As of May 9th, corn producers were reported to be about 75% planted which is actually on track with Tennessee’s 5-year average for corn planting progress. With some producers indicating only a few fields to go, and some replants, we are still within the full coverage crop insurance window for corn. For west TN counties the full coverage window runs to May 20th. For TN river counties and all counties eastward, the full coverage window runs to May 25th. Both options have a 15-day late plant window.
Although it is best to plant dryland corn in April or early May (May 10th to May 15th seems to be preferred cutoff on upland ground), the strong corn price is incentive to continue to plant later corn in bottom fields that should supply adequate water, or under irrigation. It isn’t necessary to switch to an earlier maturity hybrid when planting in May. Regardless of the maturity planted by May 20th, corn will black layer in September when we typically generate decent heat units for drydown. For example, with a May 19th planting date in Gibson county, black layer should occur between Sept 1-10th for 110 RM; Sept 6-16th for 115 RM; and Sep 10-20th for 119 RM hybrid (based on estimates generated in https://mrcc.illinois.edu/U2U/gdd/). Planting into June is more likely to delay maturity and drydown because black layer is pushed into October, where often we cannot generate the same number of heat units that we do if black layer occurs in August and September.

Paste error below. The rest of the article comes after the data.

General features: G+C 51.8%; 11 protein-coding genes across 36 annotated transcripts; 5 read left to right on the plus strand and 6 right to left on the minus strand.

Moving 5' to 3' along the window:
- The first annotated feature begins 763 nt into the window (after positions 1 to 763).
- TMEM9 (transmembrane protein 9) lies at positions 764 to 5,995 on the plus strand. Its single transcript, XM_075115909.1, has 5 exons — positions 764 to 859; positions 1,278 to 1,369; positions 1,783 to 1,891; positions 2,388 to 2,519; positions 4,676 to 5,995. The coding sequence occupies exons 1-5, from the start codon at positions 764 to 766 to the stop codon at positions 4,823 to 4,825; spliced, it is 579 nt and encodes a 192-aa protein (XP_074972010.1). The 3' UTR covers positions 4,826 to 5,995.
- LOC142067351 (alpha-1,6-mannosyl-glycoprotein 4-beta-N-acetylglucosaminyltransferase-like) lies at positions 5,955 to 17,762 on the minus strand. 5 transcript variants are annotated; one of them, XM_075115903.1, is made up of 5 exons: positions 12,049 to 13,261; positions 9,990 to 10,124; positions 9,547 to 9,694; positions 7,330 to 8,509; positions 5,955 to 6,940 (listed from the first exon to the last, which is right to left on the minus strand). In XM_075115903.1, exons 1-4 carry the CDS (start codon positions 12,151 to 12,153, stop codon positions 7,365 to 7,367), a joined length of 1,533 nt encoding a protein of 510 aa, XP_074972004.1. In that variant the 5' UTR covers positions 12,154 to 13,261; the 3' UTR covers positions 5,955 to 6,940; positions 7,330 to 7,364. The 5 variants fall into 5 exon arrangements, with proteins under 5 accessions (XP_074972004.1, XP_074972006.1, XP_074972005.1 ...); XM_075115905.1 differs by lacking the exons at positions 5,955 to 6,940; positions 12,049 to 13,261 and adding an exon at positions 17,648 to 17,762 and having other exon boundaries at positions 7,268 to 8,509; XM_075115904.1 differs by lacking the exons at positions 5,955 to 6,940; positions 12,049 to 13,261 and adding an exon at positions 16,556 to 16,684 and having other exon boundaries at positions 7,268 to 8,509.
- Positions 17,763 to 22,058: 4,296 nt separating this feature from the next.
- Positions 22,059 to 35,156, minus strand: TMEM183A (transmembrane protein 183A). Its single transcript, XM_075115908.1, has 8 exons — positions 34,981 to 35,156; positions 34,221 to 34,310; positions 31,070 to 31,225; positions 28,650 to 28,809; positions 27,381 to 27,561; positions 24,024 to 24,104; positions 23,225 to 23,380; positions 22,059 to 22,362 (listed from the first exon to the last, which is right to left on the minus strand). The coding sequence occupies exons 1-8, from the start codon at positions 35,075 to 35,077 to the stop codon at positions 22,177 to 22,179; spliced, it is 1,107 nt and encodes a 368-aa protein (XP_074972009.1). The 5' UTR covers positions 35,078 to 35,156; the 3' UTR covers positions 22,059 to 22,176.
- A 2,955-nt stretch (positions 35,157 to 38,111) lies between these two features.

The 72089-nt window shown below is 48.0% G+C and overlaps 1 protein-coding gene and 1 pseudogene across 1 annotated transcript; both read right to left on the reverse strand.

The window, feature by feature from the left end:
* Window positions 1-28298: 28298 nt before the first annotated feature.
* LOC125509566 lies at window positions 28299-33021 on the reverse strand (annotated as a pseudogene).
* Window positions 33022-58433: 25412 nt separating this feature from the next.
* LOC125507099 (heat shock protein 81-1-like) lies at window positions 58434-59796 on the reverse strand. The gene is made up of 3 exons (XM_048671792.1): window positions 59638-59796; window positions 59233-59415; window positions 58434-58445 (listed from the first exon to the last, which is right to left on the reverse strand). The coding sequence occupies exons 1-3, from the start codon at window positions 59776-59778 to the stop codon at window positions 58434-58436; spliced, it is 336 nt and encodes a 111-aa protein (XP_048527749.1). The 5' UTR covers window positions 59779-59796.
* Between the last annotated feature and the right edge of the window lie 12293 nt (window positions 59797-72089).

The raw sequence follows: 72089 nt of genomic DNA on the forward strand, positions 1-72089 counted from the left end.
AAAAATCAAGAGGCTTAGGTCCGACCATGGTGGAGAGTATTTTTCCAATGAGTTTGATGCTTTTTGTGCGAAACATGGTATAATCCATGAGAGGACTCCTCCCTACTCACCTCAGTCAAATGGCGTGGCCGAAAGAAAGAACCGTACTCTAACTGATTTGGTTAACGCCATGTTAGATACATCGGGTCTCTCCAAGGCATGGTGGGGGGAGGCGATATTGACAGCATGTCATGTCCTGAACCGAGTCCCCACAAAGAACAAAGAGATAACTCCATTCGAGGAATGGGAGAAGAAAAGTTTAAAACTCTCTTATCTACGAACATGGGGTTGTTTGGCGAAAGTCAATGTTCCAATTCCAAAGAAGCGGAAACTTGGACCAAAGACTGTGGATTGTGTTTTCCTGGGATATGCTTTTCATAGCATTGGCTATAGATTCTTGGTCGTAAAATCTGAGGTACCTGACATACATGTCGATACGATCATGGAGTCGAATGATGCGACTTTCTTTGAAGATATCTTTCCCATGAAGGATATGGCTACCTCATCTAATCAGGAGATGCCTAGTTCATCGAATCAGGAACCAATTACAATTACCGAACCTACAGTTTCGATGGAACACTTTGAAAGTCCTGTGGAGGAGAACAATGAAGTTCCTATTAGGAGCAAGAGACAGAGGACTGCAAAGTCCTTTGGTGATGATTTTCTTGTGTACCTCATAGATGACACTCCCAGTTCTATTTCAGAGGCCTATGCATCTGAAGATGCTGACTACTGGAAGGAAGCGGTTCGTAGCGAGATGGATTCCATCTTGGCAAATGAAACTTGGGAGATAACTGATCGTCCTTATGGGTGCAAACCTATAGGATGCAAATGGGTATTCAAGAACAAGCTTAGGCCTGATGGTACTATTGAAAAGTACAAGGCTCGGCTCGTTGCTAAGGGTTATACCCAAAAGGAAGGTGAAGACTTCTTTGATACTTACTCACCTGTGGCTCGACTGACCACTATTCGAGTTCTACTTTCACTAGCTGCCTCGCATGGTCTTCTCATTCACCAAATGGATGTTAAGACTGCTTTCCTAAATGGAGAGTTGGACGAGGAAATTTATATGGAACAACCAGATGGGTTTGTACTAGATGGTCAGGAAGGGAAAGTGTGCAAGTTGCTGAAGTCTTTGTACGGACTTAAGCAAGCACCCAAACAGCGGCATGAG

Some potential issues with later planted corn:
- delayed harvest that conflicts with other crops
- delayed drydown (planting at very end of May or June); some hybrids may perform better than others based on drydown scores; having access to on-farm dryers means you can offset delayed harvest and weather effects on grain quality
- potential to have more insect pests or foliar diseases or require treatment for Southern rust; planting Bt hybrids with a solid disease resistance portfolio is key to managing diseases; Southern rust is ‘hit or miss’ on whether fields need treatment in Tennessee, but may be more likely in later planted corn.